DHAKA/GUWAHATI, India – On the third anniversary of a mass exodus of Rohingya to Bangladesh, prospects look bleak for about 1 million members of the Muslim minority from Myanmar living in bamboo and plastic shelters in refugee camps.
Two attempts to get a repatriation process going, in 2018 and 2019, failed as the refugees refused to go back to Buddhist-majority Myanmar, where they are denied citizenship and considered outsiders, fearing violence.
Some take the dangerous option of traveling with people-smugglers by boat to Southeast Asia. Scores of people have been killed in recent years as their over-crowded rickety boats have capsized or run out of water and food.
But even that perilous route is getting more difficult now as countries like Malaysia shut their borders, threatening to push boats back out to sea, to protect jobs and resources amid novel coronavirus lockdowns.
Some Rohingya are clinging to the hope of a third option — resettlement in a rich country.
“I just pray and hope that one day my family will be settled in a Western country,” said Mohammed Nur, who lives in a refugee camp in Bangladesh’s Cox’s Bazar district neighboring Myanmar.
Nur was on a short-list for resettlement under an earlier program.
But Bangladesh, which has for decades given refuge to waves of Rohingya fleeing from Myanmar, ended the resettlement program in 2010 out of fear it would become a hub for refugees seeking to move to the West.
Nur lives in hope the program will be revived and has even put off marriage because he worries a bigger family would see him dropped from the list.
“I’m 29 now but still not married as I don’t want to expand my family,” he said.
Whether a resettlement program gets going or not depends on Bangladesh.
Bangladesh’s refugee commissioner said the focus was on repatriation but his agency was ready to work to resettle refugees in other countries if his government decided to resume the program.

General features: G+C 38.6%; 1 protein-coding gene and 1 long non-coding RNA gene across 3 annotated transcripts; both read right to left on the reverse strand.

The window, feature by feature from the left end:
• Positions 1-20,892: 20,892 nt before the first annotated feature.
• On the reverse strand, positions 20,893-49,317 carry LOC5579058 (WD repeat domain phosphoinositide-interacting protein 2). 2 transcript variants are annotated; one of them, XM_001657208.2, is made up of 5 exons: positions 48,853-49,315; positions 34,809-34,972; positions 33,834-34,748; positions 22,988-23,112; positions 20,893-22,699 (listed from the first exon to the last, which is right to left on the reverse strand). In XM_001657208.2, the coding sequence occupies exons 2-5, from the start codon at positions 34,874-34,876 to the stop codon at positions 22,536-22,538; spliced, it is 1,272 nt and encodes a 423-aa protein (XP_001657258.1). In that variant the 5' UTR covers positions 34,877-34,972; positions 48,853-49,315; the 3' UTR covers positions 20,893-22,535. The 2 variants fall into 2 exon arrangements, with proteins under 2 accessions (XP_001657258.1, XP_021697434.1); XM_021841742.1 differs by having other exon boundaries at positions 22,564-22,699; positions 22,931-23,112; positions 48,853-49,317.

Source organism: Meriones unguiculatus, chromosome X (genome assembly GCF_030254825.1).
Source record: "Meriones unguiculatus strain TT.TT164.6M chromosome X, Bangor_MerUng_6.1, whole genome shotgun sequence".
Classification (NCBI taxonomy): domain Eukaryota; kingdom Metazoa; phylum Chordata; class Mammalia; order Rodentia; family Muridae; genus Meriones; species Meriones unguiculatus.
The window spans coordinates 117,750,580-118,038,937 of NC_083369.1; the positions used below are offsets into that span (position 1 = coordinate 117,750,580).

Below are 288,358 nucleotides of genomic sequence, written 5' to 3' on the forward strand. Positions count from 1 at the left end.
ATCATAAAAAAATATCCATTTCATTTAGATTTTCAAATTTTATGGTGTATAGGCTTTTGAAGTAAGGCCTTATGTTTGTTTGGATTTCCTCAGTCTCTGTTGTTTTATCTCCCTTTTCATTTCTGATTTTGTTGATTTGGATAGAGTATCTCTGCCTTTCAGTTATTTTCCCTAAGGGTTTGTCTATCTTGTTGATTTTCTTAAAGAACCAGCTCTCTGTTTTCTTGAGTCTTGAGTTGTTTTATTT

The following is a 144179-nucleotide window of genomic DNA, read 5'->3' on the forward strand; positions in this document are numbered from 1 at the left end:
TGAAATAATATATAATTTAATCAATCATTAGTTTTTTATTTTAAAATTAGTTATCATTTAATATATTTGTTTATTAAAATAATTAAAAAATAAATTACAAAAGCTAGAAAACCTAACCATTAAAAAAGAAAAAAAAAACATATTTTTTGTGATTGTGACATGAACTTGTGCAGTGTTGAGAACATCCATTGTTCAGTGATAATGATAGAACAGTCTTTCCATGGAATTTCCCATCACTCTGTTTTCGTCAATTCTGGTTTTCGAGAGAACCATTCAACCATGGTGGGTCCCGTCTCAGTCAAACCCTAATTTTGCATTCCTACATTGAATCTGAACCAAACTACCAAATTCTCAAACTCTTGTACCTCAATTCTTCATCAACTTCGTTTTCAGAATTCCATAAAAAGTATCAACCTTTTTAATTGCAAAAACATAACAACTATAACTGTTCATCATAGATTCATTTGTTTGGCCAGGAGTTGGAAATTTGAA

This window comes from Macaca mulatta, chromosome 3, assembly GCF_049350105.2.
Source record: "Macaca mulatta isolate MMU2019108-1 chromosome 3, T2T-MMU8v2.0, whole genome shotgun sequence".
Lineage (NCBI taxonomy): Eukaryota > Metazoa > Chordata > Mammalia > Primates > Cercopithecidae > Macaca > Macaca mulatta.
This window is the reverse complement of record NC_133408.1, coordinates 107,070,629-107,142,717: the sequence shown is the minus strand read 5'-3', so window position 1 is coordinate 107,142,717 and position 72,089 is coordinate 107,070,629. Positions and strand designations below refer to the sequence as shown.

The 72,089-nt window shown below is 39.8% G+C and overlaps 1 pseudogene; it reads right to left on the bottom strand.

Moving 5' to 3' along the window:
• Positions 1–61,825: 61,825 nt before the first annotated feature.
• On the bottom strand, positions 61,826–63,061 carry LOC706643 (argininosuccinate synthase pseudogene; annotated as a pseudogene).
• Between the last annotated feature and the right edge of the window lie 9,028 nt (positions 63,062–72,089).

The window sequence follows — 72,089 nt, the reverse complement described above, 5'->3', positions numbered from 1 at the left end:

Talukder said it was up to the United Nations High Commissioner for Refugees (UNHCR) to request the resumption of resettlement, then his government would decide.
“If the government takes the decision, we’re ready to implement it,” the commissioner, Mahbub Alam Talukder, said.
From 2006 to 2010, the program saw 920 Rohingya resettled in countries such as Australia, Canada and the United States.
Bangladesh’s foreign minister and the ministry’s secretary did not respond to requests for comment.
The UNHCR said it was in “continuous dialogue” with the Bangladesh government over the Rohingya.
“We continue to pursue durable solutions for the Rohingya refugees including repatriation in safety and dignity when conditions allow, as well as through third-country pathways for those with the most acute vulnerabilities, if this option becomes available,” UNHCR spokeswoman Louise Donovan said.
Before the program was suspended, the UNHCR had identified about 1,000 people for relocation, based on medical grounds or for reasons of family reunifications.
The suspension left those people in limbo, some after they borrowed and even packed their bags in preparation for their move.
“We dreamt of a better life when we got selected to be resettled in the U.K.,” said Mohammed Ismail, 32, who fled to Bangladesh when he was only eight.
“But my poor luck, we never could fly.”
Ismail and several others on the list with their families said they had heard nothing about the possibility of resettlement in recent years.
But even if Bangladesh were to agree to resume the program, it won’t be easy for Rohingya to start new lives in the West.
H.T. Imam, a political adviser to Bangladesh’s prime minister, has in the past called the resettlement process unrealistic because of the reluctance of European countries and the United States to take Muslim refugees.
He declined to comment when contacted by Reuters.
The UNHCR said globally resettlements had decreased significantly over the past few years, from a peak of more than 126,000 in 2016 that it was involved in, to about 64,000 last year.